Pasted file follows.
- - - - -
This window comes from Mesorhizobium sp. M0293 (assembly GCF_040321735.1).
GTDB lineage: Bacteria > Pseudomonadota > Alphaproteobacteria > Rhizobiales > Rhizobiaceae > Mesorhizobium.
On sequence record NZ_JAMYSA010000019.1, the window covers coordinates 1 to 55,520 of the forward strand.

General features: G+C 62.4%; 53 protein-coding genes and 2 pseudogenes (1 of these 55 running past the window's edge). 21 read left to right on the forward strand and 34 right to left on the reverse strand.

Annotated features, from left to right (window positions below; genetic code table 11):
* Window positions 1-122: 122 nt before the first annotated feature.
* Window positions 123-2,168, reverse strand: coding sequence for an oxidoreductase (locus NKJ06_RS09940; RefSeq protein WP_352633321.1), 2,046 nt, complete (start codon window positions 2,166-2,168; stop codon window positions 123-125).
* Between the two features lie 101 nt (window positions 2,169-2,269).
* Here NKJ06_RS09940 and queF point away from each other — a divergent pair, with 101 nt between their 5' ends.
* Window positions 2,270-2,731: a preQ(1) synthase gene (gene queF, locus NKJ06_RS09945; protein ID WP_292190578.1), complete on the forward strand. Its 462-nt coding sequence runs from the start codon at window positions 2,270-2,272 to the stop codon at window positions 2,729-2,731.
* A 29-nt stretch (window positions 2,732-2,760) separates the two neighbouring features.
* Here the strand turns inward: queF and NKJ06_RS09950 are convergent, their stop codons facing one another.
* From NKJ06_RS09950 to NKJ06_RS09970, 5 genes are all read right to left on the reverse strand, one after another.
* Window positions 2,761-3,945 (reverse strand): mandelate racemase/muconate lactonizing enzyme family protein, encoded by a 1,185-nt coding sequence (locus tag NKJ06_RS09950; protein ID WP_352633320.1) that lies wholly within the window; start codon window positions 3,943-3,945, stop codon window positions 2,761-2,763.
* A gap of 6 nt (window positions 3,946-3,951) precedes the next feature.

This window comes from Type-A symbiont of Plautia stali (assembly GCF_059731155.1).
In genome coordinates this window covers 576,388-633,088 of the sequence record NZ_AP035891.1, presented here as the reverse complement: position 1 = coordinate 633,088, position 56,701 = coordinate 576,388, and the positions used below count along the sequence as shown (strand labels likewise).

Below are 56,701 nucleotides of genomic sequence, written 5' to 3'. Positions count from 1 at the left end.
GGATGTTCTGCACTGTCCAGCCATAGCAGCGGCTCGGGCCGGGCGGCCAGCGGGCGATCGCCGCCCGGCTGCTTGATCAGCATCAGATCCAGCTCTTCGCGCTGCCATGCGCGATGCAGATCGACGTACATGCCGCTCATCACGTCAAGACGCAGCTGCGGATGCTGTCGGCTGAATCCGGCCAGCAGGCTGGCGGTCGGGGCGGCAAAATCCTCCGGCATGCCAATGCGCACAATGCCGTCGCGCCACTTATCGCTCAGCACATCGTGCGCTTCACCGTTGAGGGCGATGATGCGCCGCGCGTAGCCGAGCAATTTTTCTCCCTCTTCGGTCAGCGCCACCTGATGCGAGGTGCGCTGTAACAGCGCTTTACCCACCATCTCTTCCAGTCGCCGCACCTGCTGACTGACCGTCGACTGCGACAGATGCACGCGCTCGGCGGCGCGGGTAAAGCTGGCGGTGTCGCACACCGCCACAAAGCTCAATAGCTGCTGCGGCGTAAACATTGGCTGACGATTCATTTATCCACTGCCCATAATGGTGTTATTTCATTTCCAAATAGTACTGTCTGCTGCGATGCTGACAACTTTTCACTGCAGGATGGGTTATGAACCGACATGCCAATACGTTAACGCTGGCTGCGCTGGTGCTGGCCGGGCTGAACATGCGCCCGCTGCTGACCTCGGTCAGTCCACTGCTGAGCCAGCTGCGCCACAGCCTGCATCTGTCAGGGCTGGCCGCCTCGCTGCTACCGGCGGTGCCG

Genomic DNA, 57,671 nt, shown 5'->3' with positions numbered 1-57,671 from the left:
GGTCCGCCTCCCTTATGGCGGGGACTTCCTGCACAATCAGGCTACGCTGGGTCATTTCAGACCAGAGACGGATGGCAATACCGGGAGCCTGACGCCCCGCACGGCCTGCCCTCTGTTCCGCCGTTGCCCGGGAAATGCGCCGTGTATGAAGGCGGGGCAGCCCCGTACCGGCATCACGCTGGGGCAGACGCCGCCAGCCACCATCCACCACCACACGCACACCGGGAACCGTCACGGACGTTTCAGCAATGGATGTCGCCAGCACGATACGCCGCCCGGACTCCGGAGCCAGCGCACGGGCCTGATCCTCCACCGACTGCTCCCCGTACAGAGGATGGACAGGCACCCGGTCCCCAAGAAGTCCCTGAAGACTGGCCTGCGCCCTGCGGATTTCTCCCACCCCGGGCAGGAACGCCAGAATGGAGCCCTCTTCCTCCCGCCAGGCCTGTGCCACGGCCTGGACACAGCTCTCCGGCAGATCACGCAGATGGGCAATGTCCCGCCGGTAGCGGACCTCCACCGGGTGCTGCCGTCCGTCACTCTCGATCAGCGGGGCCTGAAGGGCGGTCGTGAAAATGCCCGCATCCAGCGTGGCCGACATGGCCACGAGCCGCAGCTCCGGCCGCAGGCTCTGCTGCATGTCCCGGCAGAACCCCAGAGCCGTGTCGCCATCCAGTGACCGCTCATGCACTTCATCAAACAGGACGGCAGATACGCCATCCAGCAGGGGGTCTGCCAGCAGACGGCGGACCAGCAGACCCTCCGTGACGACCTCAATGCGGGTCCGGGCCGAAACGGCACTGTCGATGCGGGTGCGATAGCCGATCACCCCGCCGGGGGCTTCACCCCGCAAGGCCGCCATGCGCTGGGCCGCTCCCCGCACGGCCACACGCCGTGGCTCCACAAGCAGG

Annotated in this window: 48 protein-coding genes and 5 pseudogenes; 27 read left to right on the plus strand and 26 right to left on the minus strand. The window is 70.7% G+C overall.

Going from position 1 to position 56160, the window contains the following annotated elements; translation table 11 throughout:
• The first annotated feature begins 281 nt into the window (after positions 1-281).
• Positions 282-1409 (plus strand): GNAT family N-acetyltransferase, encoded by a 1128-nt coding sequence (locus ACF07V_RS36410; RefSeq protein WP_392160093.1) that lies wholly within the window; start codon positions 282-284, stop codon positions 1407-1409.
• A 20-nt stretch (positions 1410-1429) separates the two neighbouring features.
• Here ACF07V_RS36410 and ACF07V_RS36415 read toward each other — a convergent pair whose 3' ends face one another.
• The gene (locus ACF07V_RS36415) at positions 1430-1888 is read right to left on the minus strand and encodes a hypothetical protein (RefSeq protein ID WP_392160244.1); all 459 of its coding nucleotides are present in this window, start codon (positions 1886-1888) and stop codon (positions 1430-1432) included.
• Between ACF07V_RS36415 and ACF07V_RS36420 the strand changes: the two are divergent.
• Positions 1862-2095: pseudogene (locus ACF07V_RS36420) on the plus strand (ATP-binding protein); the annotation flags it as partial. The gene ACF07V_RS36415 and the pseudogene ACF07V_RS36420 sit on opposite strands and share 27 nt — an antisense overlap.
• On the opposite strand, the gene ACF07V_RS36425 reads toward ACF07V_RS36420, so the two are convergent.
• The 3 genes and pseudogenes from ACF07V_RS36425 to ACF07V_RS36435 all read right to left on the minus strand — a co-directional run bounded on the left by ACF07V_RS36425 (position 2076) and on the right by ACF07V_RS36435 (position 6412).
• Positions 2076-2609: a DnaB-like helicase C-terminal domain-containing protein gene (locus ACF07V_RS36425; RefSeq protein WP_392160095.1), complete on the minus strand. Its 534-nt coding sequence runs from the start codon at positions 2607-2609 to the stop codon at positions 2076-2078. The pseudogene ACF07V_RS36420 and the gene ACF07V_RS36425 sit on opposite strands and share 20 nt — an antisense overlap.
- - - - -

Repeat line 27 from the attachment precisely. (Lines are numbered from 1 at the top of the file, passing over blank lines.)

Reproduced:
• Here ACF07V_RS36410 and ACF07V_RS36415 read toward each other — a convergent pair whose 3' ends face one another.